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Total Factor Productivity as a Measure of Weak Sustainability

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  • Marthin G Nanere

    ()
    (School of Economics, La Trobe University, Shepparton)

  • Iain Fraser

    ()
    (School of Economics, La Trobe University)

Abstract

Analysis of agricultural production generally ignores the undesirable outputs (such as soil erosion) that are jointly produced with desirable, marketable outputs. In this paper we present preliminary TFP results incorporating national level data for off-site damage costs of soil erosion for broad acre agriculture between 1953 and 1994. Following the approach introduced by Repetto et al. (1996), our revised TFP estimates provide interesting results. When we assume that damage costs per ton of soil erosion are constant, our TFP estimates are higher than estimates omitting the undesirable output. This result can be explained by the fact that the rate of soil erosion grew more slowly than output increased, or the rate of soil erosion declined and agricultural output remained constant. Defining weak sustainability (i.e., allowing substitution between natural and human capital) as non-declining TFP, our results indicate that Australian broad acre agriculture is sustainable. Note our results are only preliminary because there are other externalities that we do not include in the analysis and the existing soil erosion damage cost data is very weak.

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File URL: http://www.latrobe.edu.au/__data/assets/pdf_file/0007/130876/2001.03.pdf
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Bibliographic Info

Paper provided by School of Economics, La Trobe University in its series Working Papers with number 2001.03.

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Length: 29 pages
Date of creation: 2001
Date of revision:
Handle: RePEc:trb:wpaper:2001.03

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Keywords: undesirable outputs; total factor productivity; non-declining TFP.;

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  1. Gollop, Frank M & Roberts, Mark J, 1983. "Environmental Regulations and Productivity Growth: The Case of Fossil-Fueled Electric Power Generation," Journal of Political Economy, University of Chicago Press, vol. 91(4), pages 654-74, August.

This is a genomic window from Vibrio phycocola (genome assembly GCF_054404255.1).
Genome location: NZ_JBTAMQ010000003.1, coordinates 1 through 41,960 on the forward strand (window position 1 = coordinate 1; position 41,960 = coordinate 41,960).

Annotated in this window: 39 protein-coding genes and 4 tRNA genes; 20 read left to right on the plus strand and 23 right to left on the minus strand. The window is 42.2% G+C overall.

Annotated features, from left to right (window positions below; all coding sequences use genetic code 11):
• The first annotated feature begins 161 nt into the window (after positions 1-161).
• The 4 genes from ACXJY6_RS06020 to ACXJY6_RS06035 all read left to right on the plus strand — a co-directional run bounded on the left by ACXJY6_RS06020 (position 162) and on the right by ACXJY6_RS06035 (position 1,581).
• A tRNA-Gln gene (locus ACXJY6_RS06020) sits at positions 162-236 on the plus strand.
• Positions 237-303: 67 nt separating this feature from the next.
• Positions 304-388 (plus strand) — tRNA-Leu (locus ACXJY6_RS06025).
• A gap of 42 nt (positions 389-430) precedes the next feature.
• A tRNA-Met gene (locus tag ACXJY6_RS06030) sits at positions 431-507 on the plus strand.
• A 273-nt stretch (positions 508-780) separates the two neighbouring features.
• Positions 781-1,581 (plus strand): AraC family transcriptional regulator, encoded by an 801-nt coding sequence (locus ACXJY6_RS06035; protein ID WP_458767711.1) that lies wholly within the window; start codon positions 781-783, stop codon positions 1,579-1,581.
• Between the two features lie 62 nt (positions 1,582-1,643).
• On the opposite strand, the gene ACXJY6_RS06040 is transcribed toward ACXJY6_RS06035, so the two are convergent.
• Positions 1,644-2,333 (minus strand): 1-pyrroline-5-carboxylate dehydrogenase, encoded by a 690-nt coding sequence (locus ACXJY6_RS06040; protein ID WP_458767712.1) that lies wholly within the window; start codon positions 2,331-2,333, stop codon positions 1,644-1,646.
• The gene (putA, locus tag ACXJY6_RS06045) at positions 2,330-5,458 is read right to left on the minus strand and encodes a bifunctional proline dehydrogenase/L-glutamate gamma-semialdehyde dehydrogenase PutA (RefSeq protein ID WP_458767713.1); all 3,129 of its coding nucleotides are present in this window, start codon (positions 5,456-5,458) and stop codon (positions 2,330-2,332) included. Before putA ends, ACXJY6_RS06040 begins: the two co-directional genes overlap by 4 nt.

2. Barbera, Anthony J. & McConnell, Virginia D., 1990. "The impact of environmental regulations on industry productivity: Direct and indirect effects," Journal of Environmental Economics and Management, Elsevier, vol. 18(1), pages 50-65, January.
  3. Lawrence, Denis & McKay, Lloyd, 1980. "Inputs, Outputs And Productivity Change In The Australian Sheep Industry," Australian Journal of Agricultural Economics, Australian Agricultural and Resource Economics Society, vol. 24(01), April.
  4. Fare, R. & Grosskopf, S. & Pasurka, C., 1986. "Effects on relative efficiency in electric power generation due to environmental controls," Resources and Energy, Elsevier, vol. 8(2), pages 167-184, June.
  5. Denis Lawrence & Lloyd McKay, 1980. "Inputs, Outputs And Productivity Change In The Australian Sheep Industry," Australian Journal of Agricultural and Resource Economics, Australian Agricultural and Resource Economics Society, vol. 24(1), pages 46-59, 04.
  6. Pittman, Russell W, 1983. "Multilateral Productivity Comparisons with Undesirable Outputs," Economic Journal, Royal Economic Society, vol. 93(372), pages 883-91, December.
  7. Fischer, Stanley, 1988. "Symposium on the Slowdown in Productivity Growth," Journal of Economic Perspectives, American Economic Association, vol. 2(4), pages 3-7, Fall.
  8. Frank M. Gollop & Gregory P. Swinand, 1998. "From Total Factor to Total Resource Productivity: An Application to Agriculture," American Journal of Agricultural Economics, Agricultural and Applied Economics Association, vol. 80(3), pages 577-583.
  9. V. Kerry Smith, 1998. "Should Pollution Reductions Count as Productivity Gains for Agriculture?," American Journal of Agricultural Economics, Agricultural and Applied Economics Association, vol. 80(3), pages 591-594.
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